Most mornings I check the “Coronavirus in the U.S.” case count chart in the New York Times. The story the chart told at the beginning of the year was a bit scary, but its early spring tale is much more reassuring. The case count is down and seems to be staying down. At least for now. Pandemic politics aside, we’d all agree we’re in a better place now than we were in January or through most of the second half of 2021. Please, no more surges.
The Morning Dispatch says Johns Hopkins University public health professor Chris Beyrer calls what we’re experiencing now an “epidemiological lull.”
Lull is an old world of unknown origin, though it may be related to “lullaby.” And as with a sleeping baby, there is a “for now” sense to the word. The baby is quiet for now. News agencies have reported an occasional lull in the fighting in Ukraine. The Russian artillery is silent for now. But a lull always worries about a “yet to come.” The baby will wake and start fussing again. The shelling will resume. The next variant will bring another spike in Covid cases.
There is a “for now” peace to be found in a lull, but also a “yet to come” anxiety about a lull.
Covid isn’t over say those who study such things. It may never be. But for now, we are experiencing an “epidemiological lull.” Enjoy it while it lasts.
I would like more certainty, a promise that the red line on the chart is down for good. The best we’ll get, however, is a lull, a pause before no one knows what. Some would have us believe some sort of Deltacron monster is lurking around the corner, others say it will be something like a once-in-a-while bad flu year. Don’t believe any of them. That’s the thing about a lull; you don’t know what, when, where, or how about the yet to come.
Life in the lull. Or maybe life hoping and praying that the lull might come. Life knowing that someday, maybe tomorrow or maybe ten years from now, a test result, a call to the boss’ office, or a phone call from a distraught relative will end the lull. Or maybe wondering how much more of the surge of sorrow we can take, hoping for a lull, just a pause from bad news on top of bad news.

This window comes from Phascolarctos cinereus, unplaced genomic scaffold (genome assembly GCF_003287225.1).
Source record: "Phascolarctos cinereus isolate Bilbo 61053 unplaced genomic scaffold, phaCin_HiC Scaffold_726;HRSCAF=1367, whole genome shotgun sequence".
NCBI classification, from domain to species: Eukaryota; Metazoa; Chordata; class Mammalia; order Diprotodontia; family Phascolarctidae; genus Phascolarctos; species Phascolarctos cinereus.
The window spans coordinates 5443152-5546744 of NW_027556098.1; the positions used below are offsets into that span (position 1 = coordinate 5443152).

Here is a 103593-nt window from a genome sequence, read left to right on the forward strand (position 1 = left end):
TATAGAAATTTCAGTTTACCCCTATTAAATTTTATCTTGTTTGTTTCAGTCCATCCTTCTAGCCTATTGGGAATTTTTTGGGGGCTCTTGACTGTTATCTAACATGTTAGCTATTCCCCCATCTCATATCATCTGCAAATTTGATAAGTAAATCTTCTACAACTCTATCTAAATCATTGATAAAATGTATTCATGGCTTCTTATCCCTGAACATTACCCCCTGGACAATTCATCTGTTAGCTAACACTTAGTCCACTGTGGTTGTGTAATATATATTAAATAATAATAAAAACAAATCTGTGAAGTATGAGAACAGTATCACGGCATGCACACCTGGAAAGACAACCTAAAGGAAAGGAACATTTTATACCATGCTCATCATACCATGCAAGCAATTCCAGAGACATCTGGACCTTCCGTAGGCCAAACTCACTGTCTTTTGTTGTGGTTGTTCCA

Some preachers tell us that becoming a Christian means a permanent pause on all things unhappy. Don’t believe them. “In the world you will have tribulation,” Jesus told his disciples the night of his betrayal.
Some pundits tell us that things are only going to get worse, our lives destroyed by climate change or woke activists, tech oligarchs or greedy bankers. Don’t believe them. “Take heart, I have overcome the world,” Jesus told his disciples the night of his betrayal.
And might we say that no matter what the troubles or blessings of this particular day, we live out our lives in an eschatological lull. “Already and not yet,” some say. Waiting for the “fullness of time,” is how the Apostle Paul puts it. If so, the good news is that we need not be anxious about the “yet to come” as we live our lives in a “for now” world. “I go and prepare a place for you, (and) I will come again and will take you to myself, that where I am you may be also,” Jesus told his disciples the night of his betrayal.
Life in the lull: an epidemiological lull and an eschatological lull. I don’t know what is going to happen to the red line on the New York Times Covid Cases chart. But for whatever the troubles or the blessings of this “for now” life in the eschatological lull, we have a sure and certain hope that will not disappoint us.